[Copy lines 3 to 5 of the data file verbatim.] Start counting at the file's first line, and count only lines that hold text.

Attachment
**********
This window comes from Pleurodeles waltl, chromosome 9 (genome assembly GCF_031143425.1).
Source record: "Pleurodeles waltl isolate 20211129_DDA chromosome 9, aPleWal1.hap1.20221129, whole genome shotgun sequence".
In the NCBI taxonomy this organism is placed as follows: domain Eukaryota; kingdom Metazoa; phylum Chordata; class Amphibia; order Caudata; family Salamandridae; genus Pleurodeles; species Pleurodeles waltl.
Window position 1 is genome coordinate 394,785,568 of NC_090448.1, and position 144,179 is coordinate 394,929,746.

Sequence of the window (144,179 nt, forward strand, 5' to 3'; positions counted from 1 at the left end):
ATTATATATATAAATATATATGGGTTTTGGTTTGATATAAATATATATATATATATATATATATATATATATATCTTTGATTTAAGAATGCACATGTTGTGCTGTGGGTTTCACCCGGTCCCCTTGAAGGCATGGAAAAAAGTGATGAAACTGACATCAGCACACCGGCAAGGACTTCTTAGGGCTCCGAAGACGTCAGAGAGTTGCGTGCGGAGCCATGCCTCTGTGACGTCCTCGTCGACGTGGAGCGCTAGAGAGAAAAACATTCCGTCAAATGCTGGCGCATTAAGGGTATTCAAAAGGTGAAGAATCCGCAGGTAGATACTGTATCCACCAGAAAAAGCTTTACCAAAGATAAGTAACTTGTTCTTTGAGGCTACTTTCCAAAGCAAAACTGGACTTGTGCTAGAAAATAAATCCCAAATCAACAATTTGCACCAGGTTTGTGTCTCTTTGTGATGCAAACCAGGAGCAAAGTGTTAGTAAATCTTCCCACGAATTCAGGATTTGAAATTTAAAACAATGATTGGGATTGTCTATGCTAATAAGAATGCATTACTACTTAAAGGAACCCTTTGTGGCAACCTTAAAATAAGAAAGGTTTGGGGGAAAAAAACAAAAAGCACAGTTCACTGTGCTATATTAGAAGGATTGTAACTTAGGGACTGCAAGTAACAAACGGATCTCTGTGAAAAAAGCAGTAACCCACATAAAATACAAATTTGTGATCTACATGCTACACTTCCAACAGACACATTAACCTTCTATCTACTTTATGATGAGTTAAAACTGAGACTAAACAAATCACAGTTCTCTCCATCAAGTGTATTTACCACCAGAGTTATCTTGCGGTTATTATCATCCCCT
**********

In the NCBI taxonomy this organism is placed as follows: domain Eukaryota; kingdom Metazoa; phylum Chordata; class Amphibia; order Caudata; family Salamandridae; genus Pleurodeles; species Pleurodeles waltl.
Window position 1 is genome coordinate 394,785,568 of NC_090448.1, and position 144,179 is coordinate 394,929,746.

Sequence of the window (144,179 nt, forward strand, 5' to 3'; positions counted from 1 at the left end):